Facebook moves into new California campus headquarters

facebook1Facebook has moved into its much discussed new headquarters building and campus in Menlo Park, California. As is the way these days, the relocation to the Frank Gehry designed HQ was announced by CEO Mark Zuckerberg on his own Facebook page and heralded by a number of images shared on social media by staff. Zuckerberg also shared an aerial view of the 22 acre location included its landscaped roof and has promised that more images and video will emerge ‘once we’re fully unpacked’. Controversially – maybe – the building features what is claimed to be the world’s largest open plan office space which will be home to many of the new building’s 2,800 inhabitants. In this regard, the design is resolutely mainstream as are the array of breakout spaces and cafes used to supplement the open plan and give people the chance to take some time away.

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New safety regulations to affect even routine building maintenance tasks

New safety regs to affect even routine maintenance jobsAny organisation which intends to contract for construction work could risk fines or imprisonment if they do not comply with new legal safety regulations covering site management. Pinsent Masons, the law firm behind Out-Law.com  is warning that The Construction (Design and Management) (CDM) Regulations, which come into force on 6 April, will affect all construction work in the UK. The regulations give ‘clients’, meaning anyone for whom a project is carried out, a greater role. Once in force, the regulations will require commercial firms to appoint a principal designer and principal contractor whenever any work involves more than one contractor – even where the work involved is very limited and over quickly. The scope of ‘construction work’ under the regulations is wide, covering everything from major infrastructure projects to installing new showers.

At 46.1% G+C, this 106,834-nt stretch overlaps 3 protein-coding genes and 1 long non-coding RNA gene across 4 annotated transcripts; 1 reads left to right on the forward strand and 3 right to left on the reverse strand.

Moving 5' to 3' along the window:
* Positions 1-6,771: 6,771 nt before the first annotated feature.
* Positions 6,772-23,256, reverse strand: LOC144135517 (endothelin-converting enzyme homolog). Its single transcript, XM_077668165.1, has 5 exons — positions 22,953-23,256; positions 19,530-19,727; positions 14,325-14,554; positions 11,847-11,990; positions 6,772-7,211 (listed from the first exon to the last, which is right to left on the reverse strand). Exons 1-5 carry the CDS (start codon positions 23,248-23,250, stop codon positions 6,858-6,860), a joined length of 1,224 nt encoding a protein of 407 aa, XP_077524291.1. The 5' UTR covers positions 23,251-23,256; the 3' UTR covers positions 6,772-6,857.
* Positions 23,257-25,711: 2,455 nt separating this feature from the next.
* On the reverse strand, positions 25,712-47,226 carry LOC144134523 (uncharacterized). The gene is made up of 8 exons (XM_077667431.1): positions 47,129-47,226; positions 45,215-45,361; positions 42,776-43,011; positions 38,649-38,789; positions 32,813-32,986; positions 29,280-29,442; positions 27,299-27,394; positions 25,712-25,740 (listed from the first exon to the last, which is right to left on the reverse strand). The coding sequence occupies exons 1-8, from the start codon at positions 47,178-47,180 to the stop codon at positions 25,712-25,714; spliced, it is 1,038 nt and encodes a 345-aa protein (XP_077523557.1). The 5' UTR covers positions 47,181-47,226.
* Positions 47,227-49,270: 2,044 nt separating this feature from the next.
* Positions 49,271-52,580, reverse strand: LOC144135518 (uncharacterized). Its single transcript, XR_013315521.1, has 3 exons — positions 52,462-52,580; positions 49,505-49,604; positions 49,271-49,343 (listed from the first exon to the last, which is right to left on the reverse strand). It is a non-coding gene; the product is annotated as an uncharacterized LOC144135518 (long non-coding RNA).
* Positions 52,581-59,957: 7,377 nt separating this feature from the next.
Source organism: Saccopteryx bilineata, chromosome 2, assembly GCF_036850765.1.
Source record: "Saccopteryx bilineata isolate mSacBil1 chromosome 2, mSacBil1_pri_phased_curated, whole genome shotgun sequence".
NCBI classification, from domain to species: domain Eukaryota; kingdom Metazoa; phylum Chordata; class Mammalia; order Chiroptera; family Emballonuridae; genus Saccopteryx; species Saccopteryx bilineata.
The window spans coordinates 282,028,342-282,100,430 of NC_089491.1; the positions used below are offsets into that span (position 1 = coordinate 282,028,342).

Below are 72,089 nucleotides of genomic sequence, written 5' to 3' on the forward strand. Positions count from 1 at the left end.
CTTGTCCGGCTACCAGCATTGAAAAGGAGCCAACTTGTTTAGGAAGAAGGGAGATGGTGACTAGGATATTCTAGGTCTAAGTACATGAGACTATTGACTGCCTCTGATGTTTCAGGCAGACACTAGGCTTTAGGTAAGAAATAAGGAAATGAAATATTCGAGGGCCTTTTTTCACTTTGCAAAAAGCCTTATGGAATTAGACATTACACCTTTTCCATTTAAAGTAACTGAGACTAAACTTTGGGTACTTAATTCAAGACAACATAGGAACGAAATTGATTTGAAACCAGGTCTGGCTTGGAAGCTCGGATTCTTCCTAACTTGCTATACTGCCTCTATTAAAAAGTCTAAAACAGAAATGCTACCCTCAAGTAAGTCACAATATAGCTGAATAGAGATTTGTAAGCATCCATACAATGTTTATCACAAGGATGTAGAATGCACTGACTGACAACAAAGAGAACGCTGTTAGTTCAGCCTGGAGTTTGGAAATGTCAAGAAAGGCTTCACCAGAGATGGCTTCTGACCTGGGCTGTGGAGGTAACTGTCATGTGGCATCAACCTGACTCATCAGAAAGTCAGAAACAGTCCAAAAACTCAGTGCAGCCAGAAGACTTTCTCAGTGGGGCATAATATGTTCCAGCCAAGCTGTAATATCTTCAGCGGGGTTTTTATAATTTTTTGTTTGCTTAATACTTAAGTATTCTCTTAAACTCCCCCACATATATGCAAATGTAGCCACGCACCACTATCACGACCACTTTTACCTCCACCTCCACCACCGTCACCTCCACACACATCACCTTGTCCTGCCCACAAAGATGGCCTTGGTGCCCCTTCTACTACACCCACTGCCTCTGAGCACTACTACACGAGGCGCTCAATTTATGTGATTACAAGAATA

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CBRE acquires facilities management business from Johnson Controls

facilities managementProperty giant CBRE has reached an agreement to acquire the facilities management business of Johnson Controls for $1.47bn. The deal will see CBRE acquire the Global WorkPlace Solutions (GWS) FM arm of the business, allowing the new enterprise to manage nearly 5bn sq ft of commercial real estate worldwide consisting of 2.3bn sq ft in North and South America, 1.2bn sq ft in EMEA and 1.4 bn sq ft in Asia Pacific. GWS, currently employs around  16,000 people worldwide, and had a turnover of around $3.4bn in 2014.The deal also see the two firms enter into a ten year strategic relationship, with CBRE offering a range of real estate services with Johnson Controls offering HVAC equipment and a range of building automation systems and other products in return. Both firms will also share investment in research and development.

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Overwhelming majority of UK workers entirely unproductive, claims report

????????????????????????????????????????????????????????????????????????????????????The overwhelming majority of UK workers don’t do anything productive at all, according to a new report published today. The study of all available research into the illnesses, injuries, distractions, wastes of time, procrastinations, productivity drains and paralyses that afflict British workers found that the total annual cost to the economy is around £1.8 trillion, equivalent to 98.9 percent of GDP. The meta-analysis was carried out by a team of researchers at the University of Salford led by Dr April Fullstay and Dr Juan Bornev-Ryminnid drawing on nearly five years of research and surveys across a range of issues to create the ‘most comprehensive overview of UK absenteeism and unproductive behaviours, their causes and consequences yet published’.

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SMEs provide the key to encouraging more women onto boards

SMEs should encourage more women onto boardsResearch from the Government, released last week, found that women now accounted for 23.5 percent of FTSE100 board members, up from 12.5 per cent in 2011. The target is 25 per cent by the end of this year, meaning that another 17 women need to be appointed. However the research showed that small companies are less diverse at the top, with woman accounting for 18 percent of directors of FTSE250 boards. As Chairman of a company which employs 220 people, I believe that unleashing the potential of women in the business is an excellent way to grow and develop organisations. The female perspective is very powerful in every issue within a business. It adds enormous value to clients, can often save money by offering a different way of doing things and creates a better working environment.